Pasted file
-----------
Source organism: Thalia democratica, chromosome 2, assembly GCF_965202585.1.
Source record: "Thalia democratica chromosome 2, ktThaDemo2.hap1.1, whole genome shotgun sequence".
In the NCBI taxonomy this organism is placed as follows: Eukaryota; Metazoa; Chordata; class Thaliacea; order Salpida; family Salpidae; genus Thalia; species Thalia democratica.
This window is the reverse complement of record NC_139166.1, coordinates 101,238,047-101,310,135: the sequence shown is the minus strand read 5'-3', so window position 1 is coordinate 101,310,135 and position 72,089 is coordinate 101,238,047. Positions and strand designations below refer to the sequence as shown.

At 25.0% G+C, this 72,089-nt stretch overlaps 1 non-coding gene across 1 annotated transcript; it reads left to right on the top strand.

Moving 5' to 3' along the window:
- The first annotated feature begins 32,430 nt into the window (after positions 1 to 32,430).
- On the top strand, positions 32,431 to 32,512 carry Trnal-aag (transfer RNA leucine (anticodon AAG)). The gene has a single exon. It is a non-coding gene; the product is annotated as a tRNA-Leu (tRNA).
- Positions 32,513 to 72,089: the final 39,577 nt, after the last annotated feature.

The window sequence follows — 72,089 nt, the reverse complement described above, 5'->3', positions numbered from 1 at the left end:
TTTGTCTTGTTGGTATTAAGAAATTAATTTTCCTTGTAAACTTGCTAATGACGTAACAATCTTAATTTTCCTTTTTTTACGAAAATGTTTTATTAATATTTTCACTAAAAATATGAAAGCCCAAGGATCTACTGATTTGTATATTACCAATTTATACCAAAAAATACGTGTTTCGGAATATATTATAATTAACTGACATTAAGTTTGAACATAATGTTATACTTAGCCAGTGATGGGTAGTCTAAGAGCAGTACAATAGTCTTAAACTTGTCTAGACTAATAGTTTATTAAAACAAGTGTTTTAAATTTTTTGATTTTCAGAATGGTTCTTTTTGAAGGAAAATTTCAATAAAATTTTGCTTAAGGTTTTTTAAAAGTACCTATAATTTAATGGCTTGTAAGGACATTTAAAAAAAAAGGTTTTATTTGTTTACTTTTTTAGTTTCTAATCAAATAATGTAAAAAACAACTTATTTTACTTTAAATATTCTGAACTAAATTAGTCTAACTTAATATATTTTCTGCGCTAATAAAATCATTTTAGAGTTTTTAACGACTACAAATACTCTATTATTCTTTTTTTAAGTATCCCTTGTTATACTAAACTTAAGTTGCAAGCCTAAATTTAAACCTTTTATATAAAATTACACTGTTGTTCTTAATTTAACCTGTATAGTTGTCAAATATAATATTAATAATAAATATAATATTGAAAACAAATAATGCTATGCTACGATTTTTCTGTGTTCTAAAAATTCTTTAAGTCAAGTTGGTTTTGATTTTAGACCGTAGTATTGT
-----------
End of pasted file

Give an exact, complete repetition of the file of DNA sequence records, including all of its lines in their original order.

Source organism: Thalia democratica, chromosome 2, assembly GCF_965202585.1.
Source record: "Thalia democratica chromosome 2, ktThaDemo2.hap1.1, whole genome shotgun sequence".
In the NCBI taxonomy this organism is placed as follows: Eukaryota; Metazoa; Chordata; class Thaliacea; order Salpida; family Salpidae; genus Thalia; species Thalia democratica.
This window is the reverse complement of record NC_139166.1, coordinates 101,238,047-101,310,135: the sequence shown is the minus strand read 5'-3', so window position 1 is coordinate 101,310,135 and position 72,089 is coordinate 101,238,047. Positions and strand designations below refer to the sequence as shown.

At 25.0% G+C, this 72,089-nt stretch overlaps 1 non-coding gene across 1 annotated transcript; it reads left to right on the top strand.

Moving 5' to 3' along the window:
- The first annotated feature begins 32,430 nt into the window (after positions 1 to 32,430).
- On the top strand, positions 32,431 to 32,512 carry Trnal-aag (transfer RNA leucine (anticodon AAG)). The gene has a single exon. It is a non-coding gene; the product is annotated as a tRNA-Leu (tRNA).
- Positions 32,513 to 72,089: the final 39,577 nt, after the last annotated feature.

The window sequence follows — 72,089 nt, the reverse complement described above, 5'->3', positions numbered from 1 at the left end:
TTTGTCTTGTTGGTATTAAGAAATTAATTTTCCTTGTAAACTTGCTAATGACGTAACAATCTTAATTTTCCTTTTTTTACGAAAATGTTTTATTAATATTTTCACTAAAAATATGAAAGCCCAAGGATCTACTGATTTGTATATTACCAATTTATACCAAAAAATACGTGTTTCGGAATATATTATAATTAACTGACATTAAGTTTGAACATAATGTTATACTTAGCCAGTGATGGGTAGTCTAAGAGCAGTACAATAGTCTTAAACTTGTCTAGACTAATAGTTTATTAAAACAAGTGTTTTAAATTTTTTGATTTTCAGAATGGTTCTTTTTGAAGGAAAATTTCAATAAAATTTTGCTTAAGGTTTTTTAAAAGTACCTATAATTTAATGGCTTGTAAGGACATTTAAAAAAAAAGGTTTTATTTGTTTACTTTTTTAGTTTCTAATCAAATAATGTAAAAAACAACTTATTTTACTTTAAATATTCTGAACTAAATTAGTCTAACTTAATATATTTTCTGCGCTAATAAAATCATTTTAGAGTTTTTAACGACTACAAATACTCTATTATTCTTTTTTTAAGTATCCCTTGTTATACTAAACTTAAGTTGCAAGCCTAAATTTAAACCTTTTATATAAAATTACACTGTTGTTCTTAATTTAACCTGTATAGTTGTCAAATATAATATTAATAATAAATATAATATTGAAAACAAATAATGCTATGCTACGATTTTTCTGTGTTCTAAAAATTCTTTAAGTCAAGTTGGTTTTGATTTTAGACCGTAGTATTGT